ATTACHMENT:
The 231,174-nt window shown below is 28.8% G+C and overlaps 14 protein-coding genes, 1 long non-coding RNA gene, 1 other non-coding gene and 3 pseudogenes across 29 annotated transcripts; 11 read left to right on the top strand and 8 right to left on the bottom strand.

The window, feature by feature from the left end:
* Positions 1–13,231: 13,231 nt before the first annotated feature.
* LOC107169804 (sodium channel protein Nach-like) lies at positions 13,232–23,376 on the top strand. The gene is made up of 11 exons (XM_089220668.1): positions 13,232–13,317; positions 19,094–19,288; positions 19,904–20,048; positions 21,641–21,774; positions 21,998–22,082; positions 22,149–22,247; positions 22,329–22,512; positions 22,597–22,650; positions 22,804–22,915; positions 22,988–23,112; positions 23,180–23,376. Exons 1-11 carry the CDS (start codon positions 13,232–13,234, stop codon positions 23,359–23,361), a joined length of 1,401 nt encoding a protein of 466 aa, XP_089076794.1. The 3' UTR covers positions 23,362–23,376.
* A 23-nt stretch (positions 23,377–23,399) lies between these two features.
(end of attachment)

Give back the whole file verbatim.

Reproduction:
The 231,174-nt window shown below is 28.8% G+C and overlaps 14 protein-coding genes, 1 long non-coding RNA gene, 1 other non-coding gene and 3 pseudogenes across 29 annotated transcripts; 11 read left to right on the top strand and 8 right to left on the bottom strand.

The window, feature by feature from the left end:
* Positions 1–13,231: 13,231 nt before the first annotated feature.
* LOC107169804 (sodium channel protein Nach-like) lies at positions 13,232–23,376 on the top strand. The gene is made up of 11 exons (XM_089220668.1): positions 13,232–13,317; positions 19,094–19,288; positions 19,904–20,048; positions 21,641–21,774; positions 21,998–22,082; positions 22,149–22,247; positions 22,329–22,512; positions 22,597–22,650; positions 22,804–22,915; positions 22,988–23,112; positions 23,180–23,376. Exons 1-11 carry the CDS (start codon positions 13,232–13,234, stop codon positions 23,359–23,361), a joined length of 1,401 nt encoding a protein of 466 aa, XP_089076794.1. The 3' UTR covers positions 23,362–23,376.
* A 23-nt stretch (positions 23,377–23,399) lies between these two features.